Several vape companies have seen large investments in the last year or so, and vape shops have continued to open – although some have a short life span. Will this continue now?
The high street was already saturated with vape stores prior to the news stories. As Liam points out, new stores are far more dependent on new people switching from smoking to vaping. That could mean fewer vape stores opening, and more failures amongst less established stores.
Ryan has a slightly different view. While he’s sees a slowing down in the opening of larger chains, he argues that vaping has always been lead by independents run by enthusiasts, and these enthusiasts are unlikely to be put off by recent news.
There’s also likely to be a downturn in larger sized investments. We’ve already seen a merger between Altria and PMI fail because of Juul’s falling valuation, and Liam feels stories are likely to severely impact outsider’s impression of the industry.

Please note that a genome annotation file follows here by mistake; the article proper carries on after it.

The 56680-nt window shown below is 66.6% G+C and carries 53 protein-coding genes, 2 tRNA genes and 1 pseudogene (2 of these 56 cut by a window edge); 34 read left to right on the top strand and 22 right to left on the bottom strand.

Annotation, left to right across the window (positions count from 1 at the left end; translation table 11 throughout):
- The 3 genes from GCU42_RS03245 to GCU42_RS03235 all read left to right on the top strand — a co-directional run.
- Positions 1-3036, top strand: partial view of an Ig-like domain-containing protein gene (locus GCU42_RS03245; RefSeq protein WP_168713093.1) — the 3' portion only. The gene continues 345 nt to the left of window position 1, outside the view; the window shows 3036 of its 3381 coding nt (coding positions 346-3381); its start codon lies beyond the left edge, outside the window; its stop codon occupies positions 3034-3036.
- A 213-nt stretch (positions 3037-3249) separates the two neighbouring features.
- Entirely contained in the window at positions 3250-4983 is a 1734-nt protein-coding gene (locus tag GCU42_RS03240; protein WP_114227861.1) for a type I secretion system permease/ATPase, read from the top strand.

It would be a brave investor that backed new ventures in vaping just now, and I think the inappropriate slant of news stories probably has a bigger effect than the plain fact of store revenues being down.
Shane agrees, feeling that the stories will have a chilling effect in the short term. The concern is not just over the financial impact, but the reputational risk to the investor. In the longer term, however, Shane feels we’ll see companies moving back into the sector, albeit at a more moderate rate and more circumspectly than previously.
Tim’s more confident. While he pointed out that there was already a lack of significant investment going into the vape sector, he feels that investors who are interested are unlikely to be put off, with the limiting factor likely to be sales rather than sentiment.
It might not just be investors who are put off. With sales currently down, business value will be reduced and companies may not feel it is the right time to bring on equity investment.
And the winners are…
Tobacco analysts of combustible tobacco [cigarettes] are more positive since these stories have broken, and that’s because they think the threat of vaping has been reduced.
That came from Tim, who also told me a personal story about a friend who encouraged his 18 year old son to put down his vape and go back to smoking cigarettes.